Project summary

The development of MRI imaging agents has been central to the rise of MRI as a leading medical diagnostic tool. An MRI imaging agent is a molecular adjunct which enables enhanced image definition and reduced imaging times, as well as mapping of specific cell types. Molecular imaging agents measure specific biochemical function. This is particularly important as our understanding of the biology of diseased tissue improves. Thus molecular imaging agents which respond to the biological environment offer the promise of images which delineate specific, e.g. diseased cells, non-invasively and in real time. It is acknowledged that such approaches will be part of the coming revolution in disease identification and treatment. In this project new imaging agents will be developed which respond to specific biological triggers relevant to diseases, for e.g. changes in pH, ionic strength, oxygen tension, redox environment and temperature. The project will involve synthesis of novel functional polymers using controlled radical polymerisation methods and testing of these molecules as imaging agents in animal models. Disease targets include prostate cancer, glioma and Alzheimer's disease. The work will be conducted in the world-class facilities of the AIBN and the Centre for Advanced Imaging. The project is supported by the Australian Research Council and the National Health and Medical Research Council and involves extensive national and international collaboration.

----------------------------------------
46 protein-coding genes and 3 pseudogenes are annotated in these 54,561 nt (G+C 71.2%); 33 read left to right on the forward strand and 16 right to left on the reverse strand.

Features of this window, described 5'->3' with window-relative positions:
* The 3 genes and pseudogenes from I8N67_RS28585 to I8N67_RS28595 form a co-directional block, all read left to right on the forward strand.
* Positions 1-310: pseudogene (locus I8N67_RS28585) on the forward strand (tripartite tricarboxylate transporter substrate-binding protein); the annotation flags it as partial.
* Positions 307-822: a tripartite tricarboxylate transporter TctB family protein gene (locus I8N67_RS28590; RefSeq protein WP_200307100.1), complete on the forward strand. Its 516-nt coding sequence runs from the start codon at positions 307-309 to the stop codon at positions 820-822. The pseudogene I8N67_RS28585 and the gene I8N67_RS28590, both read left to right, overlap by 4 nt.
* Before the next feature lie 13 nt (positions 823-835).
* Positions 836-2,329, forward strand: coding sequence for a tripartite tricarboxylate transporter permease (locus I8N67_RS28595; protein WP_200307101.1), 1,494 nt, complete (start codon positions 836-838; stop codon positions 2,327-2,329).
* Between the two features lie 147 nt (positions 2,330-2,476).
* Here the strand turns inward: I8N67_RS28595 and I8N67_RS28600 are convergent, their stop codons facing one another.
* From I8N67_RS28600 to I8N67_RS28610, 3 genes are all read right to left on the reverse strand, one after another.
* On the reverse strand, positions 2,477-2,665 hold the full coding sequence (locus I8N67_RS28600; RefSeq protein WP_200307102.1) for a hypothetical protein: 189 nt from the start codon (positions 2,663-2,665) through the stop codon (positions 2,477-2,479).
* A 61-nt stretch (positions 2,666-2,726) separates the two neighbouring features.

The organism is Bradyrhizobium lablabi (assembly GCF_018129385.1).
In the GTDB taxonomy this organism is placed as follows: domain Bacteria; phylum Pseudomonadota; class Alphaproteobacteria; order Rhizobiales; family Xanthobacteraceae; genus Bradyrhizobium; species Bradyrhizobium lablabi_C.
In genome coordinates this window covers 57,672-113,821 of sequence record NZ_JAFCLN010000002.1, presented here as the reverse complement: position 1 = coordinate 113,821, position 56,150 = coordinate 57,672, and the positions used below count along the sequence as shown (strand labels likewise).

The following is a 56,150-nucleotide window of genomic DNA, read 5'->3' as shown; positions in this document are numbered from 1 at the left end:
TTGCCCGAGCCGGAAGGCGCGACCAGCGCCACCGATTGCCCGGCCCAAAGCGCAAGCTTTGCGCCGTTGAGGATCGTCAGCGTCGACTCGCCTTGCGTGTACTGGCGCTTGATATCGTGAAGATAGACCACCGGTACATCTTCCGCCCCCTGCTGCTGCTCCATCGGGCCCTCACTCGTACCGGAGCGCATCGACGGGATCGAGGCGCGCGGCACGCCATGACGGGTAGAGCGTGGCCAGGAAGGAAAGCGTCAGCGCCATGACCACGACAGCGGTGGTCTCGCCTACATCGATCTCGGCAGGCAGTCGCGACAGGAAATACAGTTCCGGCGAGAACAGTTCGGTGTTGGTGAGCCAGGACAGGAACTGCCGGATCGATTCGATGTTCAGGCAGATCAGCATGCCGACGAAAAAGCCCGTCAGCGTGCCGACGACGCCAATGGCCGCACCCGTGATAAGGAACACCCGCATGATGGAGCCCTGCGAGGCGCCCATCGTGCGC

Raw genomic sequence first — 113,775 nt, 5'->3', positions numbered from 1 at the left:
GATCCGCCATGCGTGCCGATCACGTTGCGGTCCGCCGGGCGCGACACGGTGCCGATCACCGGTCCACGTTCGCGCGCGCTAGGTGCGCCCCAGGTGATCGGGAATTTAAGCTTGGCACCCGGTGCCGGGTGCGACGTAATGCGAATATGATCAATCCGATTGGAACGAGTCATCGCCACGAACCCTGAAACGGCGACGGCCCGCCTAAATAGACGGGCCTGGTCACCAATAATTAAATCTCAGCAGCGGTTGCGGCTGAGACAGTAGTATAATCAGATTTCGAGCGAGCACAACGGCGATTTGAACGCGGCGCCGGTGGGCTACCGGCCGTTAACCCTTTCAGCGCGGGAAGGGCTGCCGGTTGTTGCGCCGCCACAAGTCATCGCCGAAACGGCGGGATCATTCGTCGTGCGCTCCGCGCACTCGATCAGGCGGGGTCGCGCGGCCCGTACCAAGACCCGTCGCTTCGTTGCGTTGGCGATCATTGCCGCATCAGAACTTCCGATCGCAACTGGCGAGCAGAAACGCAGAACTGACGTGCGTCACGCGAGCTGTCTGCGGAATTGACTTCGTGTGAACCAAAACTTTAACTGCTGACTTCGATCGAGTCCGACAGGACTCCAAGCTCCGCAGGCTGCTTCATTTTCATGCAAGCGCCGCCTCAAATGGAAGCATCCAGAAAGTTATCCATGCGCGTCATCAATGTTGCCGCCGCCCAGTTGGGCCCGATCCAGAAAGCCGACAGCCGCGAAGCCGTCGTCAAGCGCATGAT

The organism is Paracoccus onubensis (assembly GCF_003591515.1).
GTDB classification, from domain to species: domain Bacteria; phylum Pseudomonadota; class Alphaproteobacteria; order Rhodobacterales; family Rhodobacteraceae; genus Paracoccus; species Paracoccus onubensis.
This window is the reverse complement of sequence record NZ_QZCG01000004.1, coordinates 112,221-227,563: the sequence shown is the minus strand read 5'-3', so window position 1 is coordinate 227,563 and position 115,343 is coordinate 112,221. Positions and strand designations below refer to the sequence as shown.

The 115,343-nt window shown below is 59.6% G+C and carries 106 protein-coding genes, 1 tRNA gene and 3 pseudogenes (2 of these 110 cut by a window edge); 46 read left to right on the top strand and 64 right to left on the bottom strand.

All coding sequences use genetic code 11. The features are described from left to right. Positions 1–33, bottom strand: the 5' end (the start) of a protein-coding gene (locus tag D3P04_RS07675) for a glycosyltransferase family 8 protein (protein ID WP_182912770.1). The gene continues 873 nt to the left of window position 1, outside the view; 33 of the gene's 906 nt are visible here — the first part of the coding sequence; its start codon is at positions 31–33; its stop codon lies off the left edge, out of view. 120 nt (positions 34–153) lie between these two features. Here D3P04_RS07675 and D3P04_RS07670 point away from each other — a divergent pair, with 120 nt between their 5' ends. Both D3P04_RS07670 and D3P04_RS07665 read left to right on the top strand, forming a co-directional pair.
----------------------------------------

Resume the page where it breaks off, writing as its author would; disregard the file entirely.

Structure of polymeric 19F MRI contrast agents and interactions with protein


Project members

Lead Investigator

Professor Andrew Whittaker

Senior Group Leader
Whittaker Group

Researchers Involved

Dr Changkui Fu

NHMRC Emerging Leadership Fellow
Whittaker Group

Dr Cheng Zhang

Group Leader and ARC DECRA
Zhang Group